Women, Motorcycles and the Road to Empowerment
I lay in the mud and rain, the front tire of the motorcycle spinning in the air beside my head. In an instant, my life had changed forever. I had started the day as a student at an off -road training course. Even for a day of riding early in the season, the weather was miserable. It was cold and rainy, and the woods were damp.
Our path led us to lush mixed pine and hardwood forests awakening from their winter hibernation. Our every breath brought smells of spring: the moist earth, damp bark on the trees, spring flowers, extravagant new undergrowth, the proliferation of green everywhere amid the puddles along the muddy, rutted trail.
Every so often, our instructor would stop, dismount and demonstrate how to navigate a particular hazard, and then we’d try it ourselves. Challenging ourselves, learning new skills and successfully steering around, over or through obstacles was invigorating and empowering.
Noon was on us before we knew it. The final reward for a morning of accomplishments was a stimulating ride through another part of the forest on the way back to the base for lunch and a chance to warm up. I was exhilarated, but I was also recognizing the onset of fatigue as unfamiliar physical exertion and the battle with the elements extracted their price.
As I crested a hill and began to descend, I saw my instructor and Nancy, another student, already stopped at the bottom, just before a small water hazard. What I didn’t see until it grabbed my front tire was a huge rut in the middle of the trail. I flew off my bike. I landed solidly on my right shoulder. I knew immediately my life had radically changed, if only because my right arm refused to move. I had yet to comprehend the magnitude of that change.
The instructor and Nancy ran up the hill to help. Someone pulled the bike off me and parked it to the side of the trail. I could see no obvious trauma and my arm didn’t hurt if I stayed still, but try as I might, it wouldn’t budge. I sat in the cold and rain, helpless.
My business centers on motorcycles, and it was the beginning of the season. This couldn’t have happened to me. I was fifty-four years old and on my own. How would I ever manage?
I believe everyone we come into contact with has a message to share, and so it was that morning. Trying to distract me, Nancy pointed out the trilliums carpeting the woods directly in my field of vision. I had noticed the flowers, or thought I had. The symbolism didn’t sink in until Nancydrew my attention to them. I had chosen the name Trillium Motorcycle Tours for my business because to me it meant springtime, growth, rebirth and hope, and it was the flower of Ontario, my home province.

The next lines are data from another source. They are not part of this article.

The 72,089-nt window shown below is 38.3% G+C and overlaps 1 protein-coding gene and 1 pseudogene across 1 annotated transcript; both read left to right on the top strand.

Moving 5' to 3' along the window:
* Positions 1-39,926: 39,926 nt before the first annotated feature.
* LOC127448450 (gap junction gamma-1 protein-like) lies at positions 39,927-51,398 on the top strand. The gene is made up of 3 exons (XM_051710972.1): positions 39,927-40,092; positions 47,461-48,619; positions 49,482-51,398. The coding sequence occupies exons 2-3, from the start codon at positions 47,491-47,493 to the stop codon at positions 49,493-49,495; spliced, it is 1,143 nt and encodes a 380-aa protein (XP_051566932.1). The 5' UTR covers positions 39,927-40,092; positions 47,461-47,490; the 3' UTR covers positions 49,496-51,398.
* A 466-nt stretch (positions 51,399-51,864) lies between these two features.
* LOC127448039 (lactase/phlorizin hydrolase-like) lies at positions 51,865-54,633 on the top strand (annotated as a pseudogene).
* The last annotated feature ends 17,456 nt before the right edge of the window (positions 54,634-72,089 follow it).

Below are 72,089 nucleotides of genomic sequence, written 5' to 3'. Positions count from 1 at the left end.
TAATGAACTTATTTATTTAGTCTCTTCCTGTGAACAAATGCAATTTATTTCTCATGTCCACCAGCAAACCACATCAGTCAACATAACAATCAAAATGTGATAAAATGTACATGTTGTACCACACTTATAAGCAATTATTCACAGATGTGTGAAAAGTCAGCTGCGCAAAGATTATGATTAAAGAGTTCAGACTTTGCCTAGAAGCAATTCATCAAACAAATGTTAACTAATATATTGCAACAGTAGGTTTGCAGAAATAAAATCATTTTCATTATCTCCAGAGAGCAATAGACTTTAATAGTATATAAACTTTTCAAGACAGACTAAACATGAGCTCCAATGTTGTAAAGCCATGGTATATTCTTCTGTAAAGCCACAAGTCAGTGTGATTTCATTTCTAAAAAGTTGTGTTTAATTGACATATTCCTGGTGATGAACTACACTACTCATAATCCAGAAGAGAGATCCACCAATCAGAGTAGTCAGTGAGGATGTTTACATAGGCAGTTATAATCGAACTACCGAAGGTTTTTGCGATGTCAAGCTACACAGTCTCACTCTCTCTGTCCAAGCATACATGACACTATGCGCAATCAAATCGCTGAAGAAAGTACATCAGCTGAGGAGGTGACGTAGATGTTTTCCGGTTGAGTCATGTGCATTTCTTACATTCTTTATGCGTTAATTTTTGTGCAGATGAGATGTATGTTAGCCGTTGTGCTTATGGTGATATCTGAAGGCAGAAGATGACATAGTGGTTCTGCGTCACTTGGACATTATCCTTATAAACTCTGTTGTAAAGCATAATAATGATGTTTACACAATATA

I am right-handed, so everything I do involves my right arm. And on the motorcycle, the right hand controls the throttle and the front brake — moving forward, accelerating and stopping — all having to do with control and power. Even so, I was calm, partly because I was in shock and denial, but somehow I also knew a divine experience was unfolding. A course correction had just occurred and a special lesson awaited me. Now I had to discover where my power really was.
Nature is where I go to get grounded: walking along a deserted beach and marveling at the immensity of the ocean and the ceaseless cycles of the tide, or gazing at the stars and planets in an indigo sky on a cold, clear night. Most invigorating for me is a hike through a hardwood forest, and I am fortunate to have plenty of that in my backyard. I find a spiritual quality in the woods and an energy that doesn’t exist anywhere else for me. But this time my motorcycle had taken me into the woods and grounded me. When I came out in the passenger seat of an ATV, my shoulder was broken and my life was about to be very different.
What followed was the darkest period of my life. I felt broken, alone and abandoned. It hurt physically, emotionally, psychologically and spiritually. I didn’t know how I could ever be whole again. I tried to focus on my belief that out of the darkness comes growth. I tried to want what was to come: exploring, discovering and listening to my inner self. I knew the growth process would be immensely rewarding and meaningful, but the light seemed so far away.
As I recuperated at home in quiet emotional darkness amid spring rains, though, ideas could take root. It was time to reflect, refocus and restore direction. This book germinated during that period. I decided I would collect stories from women who rode: stories about how they triumphed over challenges and grew. Some of the stories would be about motorcycling; others would be about how lessons learned through motorcycling had gotten the riders through challenging times.
I soon realized as well that I needed an answer to a big question in my own story. How did I get to the point in life where I had needed to be awakened at forty-eight years of age, but then still needed a spiritual wakeup call in the woods six years later?
And so this book grew.